Even as many New Yorkers face increasing financial uncertainty, an HHC hospital in Brooklyn is easing some of the pressure by helping uninsured artists pay for their healthcare by doing what they love most -- making art.
As part of Woodhull Hospital's Artist Access program, Rebekah Greene, a bassist and her husband Terry, a trombonist, are among 400 individuals who are earning healthcare credits by applying their artistic skills to a variety of tasks, from performing music in the lobby, to acting as surrogate patients teaching residents how to break bad news.
"We are very involved in the Woodhull hospital community and perform several times a month. Not only do we receive quality care and health guidance, but we also bring cultural education to people who may seldom have the opportunity to see a live performance, and that's very gratifying."
Back in 2005, Dr. Edward Fishkin, Medical Director at Woodhull Hospital in Bushwick, struck up a conversation with a pregnant women -- an artist -- in a local restaurant. He learned that she was not receiving prenatal care because she had no health insurance and was not aware she could receive care at nearby Woodhull, regardless of insurance status or ability to pay. She was equally unfamiliar with the comprehensive services available there.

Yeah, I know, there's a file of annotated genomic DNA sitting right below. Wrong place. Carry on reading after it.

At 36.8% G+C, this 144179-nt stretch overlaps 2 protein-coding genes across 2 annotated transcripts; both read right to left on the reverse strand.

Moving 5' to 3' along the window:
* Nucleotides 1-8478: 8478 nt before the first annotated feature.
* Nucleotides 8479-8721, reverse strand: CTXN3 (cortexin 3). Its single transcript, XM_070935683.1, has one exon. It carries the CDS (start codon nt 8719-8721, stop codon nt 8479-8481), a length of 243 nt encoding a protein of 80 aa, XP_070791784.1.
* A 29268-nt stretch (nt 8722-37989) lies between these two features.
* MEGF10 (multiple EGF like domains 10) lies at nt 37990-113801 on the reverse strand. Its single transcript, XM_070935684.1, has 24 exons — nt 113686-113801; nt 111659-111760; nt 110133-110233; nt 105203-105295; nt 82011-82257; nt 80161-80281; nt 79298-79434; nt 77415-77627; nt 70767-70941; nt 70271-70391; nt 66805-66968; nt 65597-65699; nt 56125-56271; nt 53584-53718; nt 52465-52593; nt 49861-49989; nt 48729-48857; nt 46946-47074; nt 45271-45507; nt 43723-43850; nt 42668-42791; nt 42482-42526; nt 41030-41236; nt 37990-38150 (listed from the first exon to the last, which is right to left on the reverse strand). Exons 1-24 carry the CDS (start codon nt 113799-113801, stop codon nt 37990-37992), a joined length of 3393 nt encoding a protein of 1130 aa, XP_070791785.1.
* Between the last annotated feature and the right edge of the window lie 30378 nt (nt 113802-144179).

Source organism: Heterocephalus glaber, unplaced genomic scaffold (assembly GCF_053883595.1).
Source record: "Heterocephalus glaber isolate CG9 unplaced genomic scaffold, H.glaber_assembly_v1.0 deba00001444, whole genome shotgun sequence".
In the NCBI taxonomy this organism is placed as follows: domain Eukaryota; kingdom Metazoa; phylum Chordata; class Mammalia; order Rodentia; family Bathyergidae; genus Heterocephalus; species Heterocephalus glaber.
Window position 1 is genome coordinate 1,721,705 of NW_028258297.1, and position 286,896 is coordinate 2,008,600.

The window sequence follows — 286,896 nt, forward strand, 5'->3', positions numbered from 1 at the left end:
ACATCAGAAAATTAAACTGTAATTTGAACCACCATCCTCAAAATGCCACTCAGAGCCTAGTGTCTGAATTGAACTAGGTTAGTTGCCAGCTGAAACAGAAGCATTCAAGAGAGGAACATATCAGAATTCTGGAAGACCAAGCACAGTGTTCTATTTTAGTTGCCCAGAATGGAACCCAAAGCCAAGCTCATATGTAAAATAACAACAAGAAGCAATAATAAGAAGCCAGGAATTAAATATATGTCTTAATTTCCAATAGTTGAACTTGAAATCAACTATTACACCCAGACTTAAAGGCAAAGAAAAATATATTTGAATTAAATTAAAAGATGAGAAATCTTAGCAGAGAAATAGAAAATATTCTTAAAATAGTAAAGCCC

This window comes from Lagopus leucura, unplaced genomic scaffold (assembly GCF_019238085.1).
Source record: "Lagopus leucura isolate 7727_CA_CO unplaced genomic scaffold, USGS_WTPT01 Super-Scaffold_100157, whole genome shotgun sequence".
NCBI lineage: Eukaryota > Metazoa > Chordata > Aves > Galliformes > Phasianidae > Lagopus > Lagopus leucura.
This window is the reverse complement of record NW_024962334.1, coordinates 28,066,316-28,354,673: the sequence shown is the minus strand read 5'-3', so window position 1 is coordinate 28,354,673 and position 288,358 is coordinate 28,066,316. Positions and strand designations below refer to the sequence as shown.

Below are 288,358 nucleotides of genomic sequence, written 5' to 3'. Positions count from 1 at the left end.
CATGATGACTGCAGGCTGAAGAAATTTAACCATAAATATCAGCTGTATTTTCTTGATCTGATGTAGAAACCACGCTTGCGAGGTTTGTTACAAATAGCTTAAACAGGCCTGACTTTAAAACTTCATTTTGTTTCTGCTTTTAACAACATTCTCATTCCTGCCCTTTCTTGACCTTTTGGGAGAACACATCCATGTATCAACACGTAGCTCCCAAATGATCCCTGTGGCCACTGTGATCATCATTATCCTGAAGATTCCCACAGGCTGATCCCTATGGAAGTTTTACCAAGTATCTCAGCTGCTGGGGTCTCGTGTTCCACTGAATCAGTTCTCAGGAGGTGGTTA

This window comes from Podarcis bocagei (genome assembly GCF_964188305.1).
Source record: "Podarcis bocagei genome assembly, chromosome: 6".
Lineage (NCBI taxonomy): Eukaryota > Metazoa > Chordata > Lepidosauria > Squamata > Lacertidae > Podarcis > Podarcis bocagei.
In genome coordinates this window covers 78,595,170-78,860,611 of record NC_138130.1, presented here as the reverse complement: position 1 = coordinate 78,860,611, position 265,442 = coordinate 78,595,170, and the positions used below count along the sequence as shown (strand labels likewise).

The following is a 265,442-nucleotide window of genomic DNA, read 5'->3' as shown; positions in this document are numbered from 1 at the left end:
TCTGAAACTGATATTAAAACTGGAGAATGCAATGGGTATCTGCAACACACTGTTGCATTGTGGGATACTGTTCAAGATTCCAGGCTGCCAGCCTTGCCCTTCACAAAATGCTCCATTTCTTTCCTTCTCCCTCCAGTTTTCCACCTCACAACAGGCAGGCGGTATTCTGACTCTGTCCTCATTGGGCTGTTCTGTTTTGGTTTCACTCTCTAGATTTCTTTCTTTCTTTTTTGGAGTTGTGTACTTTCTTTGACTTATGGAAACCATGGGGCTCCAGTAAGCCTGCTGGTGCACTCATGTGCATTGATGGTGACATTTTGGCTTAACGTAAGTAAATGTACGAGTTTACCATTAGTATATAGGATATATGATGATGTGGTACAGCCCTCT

Dr. Fishkin soon realized there was an opportunity to connect the diverse community of musicians, performers, painters and others artists to quality and affordable healthcare. After a meeting with several artists' service organizations, Woodhull's Artist Access program was born.
Artist Access was modeled after HHC Options, the public hospital system's financial assistance program that offers a sliding fee scale to help uninsured New Yorkers pay for their care, with doctor visits starting at $15. The program was tweaked to allow individuals to provide a service in exchange for credits. One hour of service merits $40 worth of healthcare, the minimum hourly rate set by the actor's union.
Word of the program spread throughout Brooklyn's artistic community via a series of Town Hall style meetings and was met with amazement, shock and relief.
"This is a win-win situation for the hospital, our community and the 400 artists we serve," said Dr. Fishkin. "In these tough economic times when many more people are uninsured, programs like this are invaluable."
Artists who are interested in joining the HHC Artist Access program at Woodhull, should call 877-244-5600.